Joy as controversial road plan across park is dropped
PUBLISHED: 15:24 20 June 2018 | UPDATED: 15:24 20 June 2018
Archant © 2018
A house builder looking to put a road through a recreation ground has pulled out due to “the very significant number of objections.”
Controversy has surrounded Badger Building’s plan for 96 homes off East Anglian Way in Gorleston with an access road across the park in Church Lane, triggering an outcry, numerous letters and a 1,500 signature petition.
Those who held their hands up against the scheme received letters this week telling them the plans had been withdrawn and instead the developer wanted an earlier scheme for 71 houses to be considered.
Peter Oram, 34, of Recreation Road, who actively campaigned against the proposal welcomed the outcome.
He said: “We are all delighted. We are hesitant to say it is total victory because you never know how things are going to go.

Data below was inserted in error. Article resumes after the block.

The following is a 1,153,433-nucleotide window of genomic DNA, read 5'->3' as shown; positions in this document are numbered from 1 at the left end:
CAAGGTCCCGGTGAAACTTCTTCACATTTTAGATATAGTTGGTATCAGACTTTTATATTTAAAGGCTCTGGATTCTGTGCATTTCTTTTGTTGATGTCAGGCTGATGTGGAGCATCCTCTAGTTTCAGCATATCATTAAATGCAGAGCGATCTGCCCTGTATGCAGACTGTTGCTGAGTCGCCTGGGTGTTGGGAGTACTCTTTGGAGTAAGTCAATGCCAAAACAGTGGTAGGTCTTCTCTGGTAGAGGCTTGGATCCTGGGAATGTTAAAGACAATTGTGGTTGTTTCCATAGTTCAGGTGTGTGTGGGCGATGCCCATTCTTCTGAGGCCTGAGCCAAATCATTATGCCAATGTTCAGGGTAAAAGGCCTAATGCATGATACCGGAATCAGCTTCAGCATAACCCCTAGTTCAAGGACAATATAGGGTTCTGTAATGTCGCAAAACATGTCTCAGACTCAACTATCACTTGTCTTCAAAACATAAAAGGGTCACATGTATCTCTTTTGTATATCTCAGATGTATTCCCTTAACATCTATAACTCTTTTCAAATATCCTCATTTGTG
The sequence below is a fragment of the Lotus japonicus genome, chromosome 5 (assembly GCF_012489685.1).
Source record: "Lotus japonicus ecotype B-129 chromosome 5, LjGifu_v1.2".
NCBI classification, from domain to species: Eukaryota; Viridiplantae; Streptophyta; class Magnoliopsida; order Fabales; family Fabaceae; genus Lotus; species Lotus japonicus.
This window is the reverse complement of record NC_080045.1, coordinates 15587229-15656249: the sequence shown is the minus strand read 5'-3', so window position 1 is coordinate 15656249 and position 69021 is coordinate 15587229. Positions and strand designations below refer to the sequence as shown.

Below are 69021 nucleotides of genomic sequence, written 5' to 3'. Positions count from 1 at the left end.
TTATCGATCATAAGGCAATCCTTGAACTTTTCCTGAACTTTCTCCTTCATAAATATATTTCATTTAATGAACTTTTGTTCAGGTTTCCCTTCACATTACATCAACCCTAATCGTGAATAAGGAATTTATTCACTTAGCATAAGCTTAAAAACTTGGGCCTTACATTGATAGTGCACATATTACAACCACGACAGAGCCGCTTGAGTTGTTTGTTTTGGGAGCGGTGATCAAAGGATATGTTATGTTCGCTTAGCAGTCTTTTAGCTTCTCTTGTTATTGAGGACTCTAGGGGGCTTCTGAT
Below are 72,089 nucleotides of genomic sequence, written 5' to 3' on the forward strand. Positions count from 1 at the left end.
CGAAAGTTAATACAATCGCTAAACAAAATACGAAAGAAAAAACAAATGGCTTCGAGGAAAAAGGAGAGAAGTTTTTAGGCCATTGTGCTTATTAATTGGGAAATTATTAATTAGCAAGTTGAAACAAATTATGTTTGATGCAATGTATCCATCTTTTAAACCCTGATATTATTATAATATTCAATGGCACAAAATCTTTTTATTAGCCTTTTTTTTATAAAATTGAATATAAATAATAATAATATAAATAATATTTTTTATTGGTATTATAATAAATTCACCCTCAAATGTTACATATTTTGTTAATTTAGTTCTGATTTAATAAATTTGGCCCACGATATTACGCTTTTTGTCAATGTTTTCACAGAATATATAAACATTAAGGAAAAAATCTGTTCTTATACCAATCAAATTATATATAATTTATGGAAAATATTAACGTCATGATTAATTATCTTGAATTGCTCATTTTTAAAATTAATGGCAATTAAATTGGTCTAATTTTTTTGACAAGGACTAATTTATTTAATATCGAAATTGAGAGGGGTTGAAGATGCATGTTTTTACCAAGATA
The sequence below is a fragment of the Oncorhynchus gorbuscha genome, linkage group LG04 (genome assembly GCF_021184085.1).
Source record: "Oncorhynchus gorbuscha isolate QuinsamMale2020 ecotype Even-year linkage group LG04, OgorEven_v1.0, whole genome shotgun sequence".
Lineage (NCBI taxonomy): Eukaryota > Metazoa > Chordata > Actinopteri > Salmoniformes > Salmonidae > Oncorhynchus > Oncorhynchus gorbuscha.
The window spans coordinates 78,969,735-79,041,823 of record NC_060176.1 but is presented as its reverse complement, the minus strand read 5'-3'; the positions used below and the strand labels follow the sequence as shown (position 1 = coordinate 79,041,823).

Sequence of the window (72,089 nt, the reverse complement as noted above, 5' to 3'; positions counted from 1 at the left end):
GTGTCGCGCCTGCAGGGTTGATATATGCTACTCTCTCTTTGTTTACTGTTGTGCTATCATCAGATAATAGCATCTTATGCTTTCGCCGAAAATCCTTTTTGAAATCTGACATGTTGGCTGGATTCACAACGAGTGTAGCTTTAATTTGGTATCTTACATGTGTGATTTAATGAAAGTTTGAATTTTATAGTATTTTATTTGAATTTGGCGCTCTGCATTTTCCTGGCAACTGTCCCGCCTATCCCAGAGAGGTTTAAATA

“We do understand the need for housing but not at the expense of open space and parks.
“All the residents around the area got involved. Everyone was horrified and this result is a credit to everyone. No-one wanted to see a road on that recreation ground.”
Mr Oram added that Sport England was a good ally, saying it would object on the grounds the site would not be able hold full-scale cricket matches and that it was prepared to take its opposition higher if the plan was allowed.
Edward Gilder land and planning manager for Badger Building, said: “On account of the very significant number of objections, including from Sport England, concerned about loss of playing pitch space, we have withdrawn the application for 96 dwellings and asked the council to determine the original scheme for 71 served off East Anglian Way.”
He went on to say that the scheme with the car park and drop off provision was, in Badger Building’s view, the best prospect for a solution to the school congestion problem.
He added: “Without that provision there was no other obvious solution. The company expected any permission granted to require the drop off and car park space to be built first so that it was available from the outset, with it being available for parents to use before any of the houses were occupied.”
As well as the loss of green space residents were worried about traffic in busy Church Lane where thousands of college students already jostled for places every day.
If you value what this story gives you, please consider supporting the Great Yarmouth Mercury. Click the link in the orange box above for details.